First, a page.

My first comment in this thread was responding to a baseless comment about someone's own memory, so I didn't feel the need to put a lot of effort providing sources.
My first reply to billfor was a question asking for clarification on his comment.
I don't see in what way I'm being antagonistic. As to why would they choose to respond, I don't know, but they did choose to, so I don't see why asking for clarification is such a bad thing.
Where have you copy-pasted this list from and what is it's relevance?
Perhaps it wasn't your intent, but this can easily be read as "you're just copy/pasting stuff that doesn't have anything to do with the conversation". With contentious topics, extra care needs to be taken to ensure constructive conversation.
>this can easily be read as "you're just copy/pasting stuff that doesn't have anything to do with the conversation".
Good, because that is what I meant. Until they can show the source of that information and can explain why they posted it I have no way of knowing if it has anything to do with the conversation.
>With contentious topics, extra care needs to be taken to ensure constructive conversation.
I do not consider just copying blocks of text at someone without any attempt at elaboration a constructive conversation. I asked a valid clarifying question and I feel no need to beat around the bush. Nothing in my comment was unnecessary or aggressive. Read it literally, as that is the way it was written.
Given the nature of internet forums with text being the only medium, you do need to take extra care to ensure the best possible reading of your comments. I wasn't the only one to read your comment in a negative way (as another commenter posted as well), and your comment didn't elicit the response from 'billfor that you were looking for. The bar needs to be higher. Although it happens much too often, HN isn't intended for battle or point-scoring debate: it's intended for substantive, constructive discussion.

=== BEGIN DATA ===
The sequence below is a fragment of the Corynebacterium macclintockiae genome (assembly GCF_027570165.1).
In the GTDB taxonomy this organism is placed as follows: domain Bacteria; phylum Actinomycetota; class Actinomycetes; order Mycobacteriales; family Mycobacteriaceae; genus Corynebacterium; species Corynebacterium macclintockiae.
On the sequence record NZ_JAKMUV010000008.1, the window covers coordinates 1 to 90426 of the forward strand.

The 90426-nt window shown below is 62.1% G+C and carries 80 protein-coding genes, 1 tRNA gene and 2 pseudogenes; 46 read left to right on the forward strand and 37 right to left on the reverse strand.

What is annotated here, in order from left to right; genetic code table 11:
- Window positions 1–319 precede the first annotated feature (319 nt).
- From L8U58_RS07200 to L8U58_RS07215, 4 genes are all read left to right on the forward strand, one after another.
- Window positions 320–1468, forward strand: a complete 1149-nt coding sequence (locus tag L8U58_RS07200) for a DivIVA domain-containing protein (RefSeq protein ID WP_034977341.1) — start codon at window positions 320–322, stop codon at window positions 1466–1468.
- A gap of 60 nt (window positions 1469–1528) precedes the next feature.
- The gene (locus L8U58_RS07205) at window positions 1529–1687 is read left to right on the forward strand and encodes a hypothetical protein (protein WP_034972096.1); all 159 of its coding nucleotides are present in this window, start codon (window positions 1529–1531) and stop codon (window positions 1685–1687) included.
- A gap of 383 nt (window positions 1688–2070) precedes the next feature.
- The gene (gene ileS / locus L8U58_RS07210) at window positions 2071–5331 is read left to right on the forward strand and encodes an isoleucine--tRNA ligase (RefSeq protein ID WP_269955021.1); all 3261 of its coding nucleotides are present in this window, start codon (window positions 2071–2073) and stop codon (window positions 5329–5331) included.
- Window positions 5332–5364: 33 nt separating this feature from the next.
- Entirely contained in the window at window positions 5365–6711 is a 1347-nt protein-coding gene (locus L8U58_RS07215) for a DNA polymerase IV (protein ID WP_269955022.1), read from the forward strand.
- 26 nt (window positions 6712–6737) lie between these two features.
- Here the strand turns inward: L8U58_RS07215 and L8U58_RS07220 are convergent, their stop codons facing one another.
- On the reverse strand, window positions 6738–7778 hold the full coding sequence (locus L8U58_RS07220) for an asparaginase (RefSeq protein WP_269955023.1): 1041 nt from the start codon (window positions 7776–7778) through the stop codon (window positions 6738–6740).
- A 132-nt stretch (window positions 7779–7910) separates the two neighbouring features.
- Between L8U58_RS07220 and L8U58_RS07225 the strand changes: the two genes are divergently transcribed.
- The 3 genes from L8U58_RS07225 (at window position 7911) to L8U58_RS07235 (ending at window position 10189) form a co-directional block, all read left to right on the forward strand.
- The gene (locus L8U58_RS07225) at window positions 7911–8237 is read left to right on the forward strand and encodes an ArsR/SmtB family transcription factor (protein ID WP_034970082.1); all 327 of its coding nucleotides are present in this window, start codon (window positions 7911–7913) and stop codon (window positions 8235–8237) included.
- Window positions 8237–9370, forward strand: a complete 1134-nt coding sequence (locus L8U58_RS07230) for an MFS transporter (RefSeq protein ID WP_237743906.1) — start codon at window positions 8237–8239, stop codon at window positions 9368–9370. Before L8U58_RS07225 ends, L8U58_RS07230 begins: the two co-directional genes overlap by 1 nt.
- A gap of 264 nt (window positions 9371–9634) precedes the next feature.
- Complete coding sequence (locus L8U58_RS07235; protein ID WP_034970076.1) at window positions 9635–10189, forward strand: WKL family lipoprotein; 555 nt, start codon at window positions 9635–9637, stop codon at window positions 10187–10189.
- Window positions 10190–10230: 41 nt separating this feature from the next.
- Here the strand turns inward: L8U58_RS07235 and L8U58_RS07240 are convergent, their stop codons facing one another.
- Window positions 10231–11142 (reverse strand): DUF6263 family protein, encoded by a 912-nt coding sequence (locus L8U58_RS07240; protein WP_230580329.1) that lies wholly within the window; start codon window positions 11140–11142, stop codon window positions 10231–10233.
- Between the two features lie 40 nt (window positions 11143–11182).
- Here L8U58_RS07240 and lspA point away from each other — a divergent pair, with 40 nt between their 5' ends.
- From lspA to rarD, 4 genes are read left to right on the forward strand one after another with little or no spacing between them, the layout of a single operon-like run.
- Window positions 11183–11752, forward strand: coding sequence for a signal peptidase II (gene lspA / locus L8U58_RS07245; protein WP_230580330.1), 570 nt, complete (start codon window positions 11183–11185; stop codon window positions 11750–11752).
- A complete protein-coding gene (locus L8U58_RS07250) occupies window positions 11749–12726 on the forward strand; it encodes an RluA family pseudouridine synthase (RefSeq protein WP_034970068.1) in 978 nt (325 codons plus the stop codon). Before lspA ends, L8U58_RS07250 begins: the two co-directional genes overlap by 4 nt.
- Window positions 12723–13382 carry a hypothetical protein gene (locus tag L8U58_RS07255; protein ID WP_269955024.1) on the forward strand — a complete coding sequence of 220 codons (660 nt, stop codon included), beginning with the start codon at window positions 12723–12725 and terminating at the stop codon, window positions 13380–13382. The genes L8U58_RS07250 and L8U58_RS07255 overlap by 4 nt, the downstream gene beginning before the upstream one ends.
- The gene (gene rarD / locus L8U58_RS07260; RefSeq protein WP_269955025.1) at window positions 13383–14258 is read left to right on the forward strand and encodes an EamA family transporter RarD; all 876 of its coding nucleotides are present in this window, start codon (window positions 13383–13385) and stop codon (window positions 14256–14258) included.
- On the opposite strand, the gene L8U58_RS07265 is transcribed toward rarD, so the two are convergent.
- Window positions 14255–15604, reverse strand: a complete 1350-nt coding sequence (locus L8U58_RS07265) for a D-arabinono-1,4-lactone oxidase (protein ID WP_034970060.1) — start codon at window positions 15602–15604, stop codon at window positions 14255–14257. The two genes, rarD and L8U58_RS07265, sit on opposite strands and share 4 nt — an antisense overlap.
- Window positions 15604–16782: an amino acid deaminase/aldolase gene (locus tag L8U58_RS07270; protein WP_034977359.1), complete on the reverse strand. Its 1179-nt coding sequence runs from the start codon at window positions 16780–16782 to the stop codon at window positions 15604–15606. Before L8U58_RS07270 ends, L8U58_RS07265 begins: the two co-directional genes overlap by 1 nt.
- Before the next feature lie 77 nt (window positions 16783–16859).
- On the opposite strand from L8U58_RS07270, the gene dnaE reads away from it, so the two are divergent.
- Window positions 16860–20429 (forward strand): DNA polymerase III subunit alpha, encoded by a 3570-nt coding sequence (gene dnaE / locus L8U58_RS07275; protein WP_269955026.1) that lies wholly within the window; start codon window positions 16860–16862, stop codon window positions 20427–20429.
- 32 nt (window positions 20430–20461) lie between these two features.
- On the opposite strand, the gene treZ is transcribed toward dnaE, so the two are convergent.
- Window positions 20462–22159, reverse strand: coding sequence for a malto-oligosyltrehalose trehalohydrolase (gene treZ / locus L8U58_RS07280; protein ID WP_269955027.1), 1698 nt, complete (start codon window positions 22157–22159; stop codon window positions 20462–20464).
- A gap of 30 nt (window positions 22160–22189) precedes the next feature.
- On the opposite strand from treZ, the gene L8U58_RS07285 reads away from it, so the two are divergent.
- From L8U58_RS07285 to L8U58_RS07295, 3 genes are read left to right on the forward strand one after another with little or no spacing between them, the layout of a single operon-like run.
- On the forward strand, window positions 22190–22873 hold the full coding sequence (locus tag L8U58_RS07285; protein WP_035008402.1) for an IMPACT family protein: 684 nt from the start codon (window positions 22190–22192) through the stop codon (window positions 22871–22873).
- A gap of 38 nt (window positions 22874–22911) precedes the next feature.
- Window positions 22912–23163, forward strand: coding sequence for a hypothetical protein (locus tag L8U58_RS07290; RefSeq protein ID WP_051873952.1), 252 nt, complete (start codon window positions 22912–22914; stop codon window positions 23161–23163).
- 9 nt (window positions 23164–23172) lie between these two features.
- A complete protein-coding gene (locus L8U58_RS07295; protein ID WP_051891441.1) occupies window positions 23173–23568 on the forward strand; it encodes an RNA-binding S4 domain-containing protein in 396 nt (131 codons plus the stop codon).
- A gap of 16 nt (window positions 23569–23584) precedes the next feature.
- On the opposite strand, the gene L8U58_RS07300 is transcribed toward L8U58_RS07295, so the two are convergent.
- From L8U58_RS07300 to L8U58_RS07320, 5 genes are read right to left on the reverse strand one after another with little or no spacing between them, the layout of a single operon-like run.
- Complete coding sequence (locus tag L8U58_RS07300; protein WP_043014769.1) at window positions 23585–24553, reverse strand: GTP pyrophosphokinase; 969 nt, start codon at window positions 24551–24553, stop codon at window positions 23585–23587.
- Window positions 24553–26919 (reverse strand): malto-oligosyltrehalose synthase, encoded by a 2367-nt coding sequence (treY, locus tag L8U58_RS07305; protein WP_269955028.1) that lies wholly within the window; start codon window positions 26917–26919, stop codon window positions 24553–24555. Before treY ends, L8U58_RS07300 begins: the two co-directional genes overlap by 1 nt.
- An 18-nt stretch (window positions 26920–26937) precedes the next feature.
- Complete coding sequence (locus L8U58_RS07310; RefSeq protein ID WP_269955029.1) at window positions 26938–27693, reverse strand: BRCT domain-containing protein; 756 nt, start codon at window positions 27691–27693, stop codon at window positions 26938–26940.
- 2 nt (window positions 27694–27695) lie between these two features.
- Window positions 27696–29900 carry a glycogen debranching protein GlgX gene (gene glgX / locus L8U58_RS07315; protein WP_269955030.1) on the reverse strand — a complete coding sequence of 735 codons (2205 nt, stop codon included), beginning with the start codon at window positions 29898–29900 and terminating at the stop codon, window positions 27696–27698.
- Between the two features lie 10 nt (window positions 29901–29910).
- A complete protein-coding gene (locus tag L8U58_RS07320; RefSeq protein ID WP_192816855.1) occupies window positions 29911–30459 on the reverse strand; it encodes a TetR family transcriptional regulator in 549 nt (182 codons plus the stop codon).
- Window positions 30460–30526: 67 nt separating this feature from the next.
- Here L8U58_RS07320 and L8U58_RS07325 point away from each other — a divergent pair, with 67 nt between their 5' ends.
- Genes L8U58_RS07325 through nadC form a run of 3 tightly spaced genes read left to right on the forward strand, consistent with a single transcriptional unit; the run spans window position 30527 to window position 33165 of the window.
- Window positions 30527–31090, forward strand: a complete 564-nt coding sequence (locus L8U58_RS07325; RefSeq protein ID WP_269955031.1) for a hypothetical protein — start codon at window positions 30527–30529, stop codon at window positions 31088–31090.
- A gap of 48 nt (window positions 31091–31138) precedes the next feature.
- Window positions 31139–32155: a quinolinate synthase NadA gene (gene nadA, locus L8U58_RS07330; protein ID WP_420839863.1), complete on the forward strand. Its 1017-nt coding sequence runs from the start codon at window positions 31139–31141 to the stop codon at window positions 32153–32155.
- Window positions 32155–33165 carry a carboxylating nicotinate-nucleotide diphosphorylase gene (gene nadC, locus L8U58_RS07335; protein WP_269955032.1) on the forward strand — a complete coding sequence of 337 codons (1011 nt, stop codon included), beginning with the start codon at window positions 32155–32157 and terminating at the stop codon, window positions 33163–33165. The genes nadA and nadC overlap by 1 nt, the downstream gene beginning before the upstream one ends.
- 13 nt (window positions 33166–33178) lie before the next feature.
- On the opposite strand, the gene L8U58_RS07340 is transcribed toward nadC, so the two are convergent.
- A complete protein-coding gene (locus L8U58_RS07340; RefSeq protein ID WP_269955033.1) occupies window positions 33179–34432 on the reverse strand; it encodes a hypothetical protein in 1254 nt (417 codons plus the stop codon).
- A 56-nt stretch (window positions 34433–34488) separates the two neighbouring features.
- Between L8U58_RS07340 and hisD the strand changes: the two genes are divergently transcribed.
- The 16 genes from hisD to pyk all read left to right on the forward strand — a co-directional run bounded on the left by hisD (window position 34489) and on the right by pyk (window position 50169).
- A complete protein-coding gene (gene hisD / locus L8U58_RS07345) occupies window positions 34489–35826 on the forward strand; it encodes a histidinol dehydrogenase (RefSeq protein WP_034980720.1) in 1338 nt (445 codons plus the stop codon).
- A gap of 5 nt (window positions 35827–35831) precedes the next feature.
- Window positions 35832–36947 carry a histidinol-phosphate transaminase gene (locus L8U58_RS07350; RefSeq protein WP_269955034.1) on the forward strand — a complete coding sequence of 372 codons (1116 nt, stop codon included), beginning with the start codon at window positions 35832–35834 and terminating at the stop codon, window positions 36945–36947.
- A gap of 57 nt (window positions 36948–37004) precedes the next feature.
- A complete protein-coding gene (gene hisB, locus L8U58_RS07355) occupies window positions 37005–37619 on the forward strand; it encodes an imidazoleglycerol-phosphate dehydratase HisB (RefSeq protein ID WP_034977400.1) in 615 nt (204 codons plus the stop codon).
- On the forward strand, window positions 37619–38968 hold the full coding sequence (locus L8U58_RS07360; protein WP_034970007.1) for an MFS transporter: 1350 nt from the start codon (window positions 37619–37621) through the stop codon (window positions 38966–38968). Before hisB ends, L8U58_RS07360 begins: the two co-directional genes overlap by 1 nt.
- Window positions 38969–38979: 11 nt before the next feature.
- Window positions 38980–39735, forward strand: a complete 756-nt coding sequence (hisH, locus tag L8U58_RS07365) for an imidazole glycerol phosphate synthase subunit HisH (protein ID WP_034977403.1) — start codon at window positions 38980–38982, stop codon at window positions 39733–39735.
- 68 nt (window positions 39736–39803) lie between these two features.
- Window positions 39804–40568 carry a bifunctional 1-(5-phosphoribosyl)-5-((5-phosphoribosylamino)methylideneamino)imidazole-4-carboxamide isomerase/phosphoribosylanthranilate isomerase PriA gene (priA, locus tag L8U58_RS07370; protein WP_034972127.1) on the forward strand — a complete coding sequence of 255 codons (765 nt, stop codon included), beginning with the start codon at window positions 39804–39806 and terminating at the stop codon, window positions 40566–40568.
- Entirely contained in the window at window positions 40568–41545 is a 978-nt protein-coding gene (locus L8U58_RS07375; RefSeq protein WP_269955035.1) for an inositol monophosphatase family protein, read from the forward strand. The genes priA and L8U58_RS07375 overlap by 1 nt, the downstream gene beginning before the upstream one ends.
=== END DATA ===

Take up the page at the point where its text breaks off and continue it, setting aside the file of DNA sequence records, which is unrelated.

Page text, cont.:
Similarly, at this point I don't think I've done an adequate job in presenting what I've intended, so I'll leave it at that.
I do not believe I did so. Again: I asked an honest question to which I honestly want to know the answer.
"Media outrage at White House briefing is more 'Fake News' - Look ..."
Seems like some of the events disagree with the collation article:
>On Thursday, Fox News’ Ed Henry tweeted that MSNBC hosts Ed Schultz and Lawrence O’Donnell, as well as Ezra Klein of the Washington Post and Fox News’ Juan Williams, had been invited for a private off-the-record chat with President Obama.
So not exactly the "lefty" conspiracy painted in the root article.
1. Ask to clarify meaning when the meaning requires only superficial analysis.
2. Ask for sources.
3. Dispute illegitimate sources, while clarifying which sources are acceptable, without ability to see bias in "legitimate" sources.
4. Await response, assuming it will be hostile.
5. Respond with other hostile algorithm.
A block of text of potentially real, potentially fabricated dates and events without any clarifying text doesn't really fit this description.
I mean, if we want to throw arguments into algorithms I can just as easily point to:
1. Throw out dubious claims and/or unrelated/incorrect facts 2. Claim dishonesty when claims are not accepted on face value 3. Resist any attempts at clarification of argument 4. Claim opponent is disingenuous and declare victory.
>Claim dishonesty when claims are not accepted on face value
Assuming it is bills claim to ehich you refer, if you don't understand the context, how can it be a claim?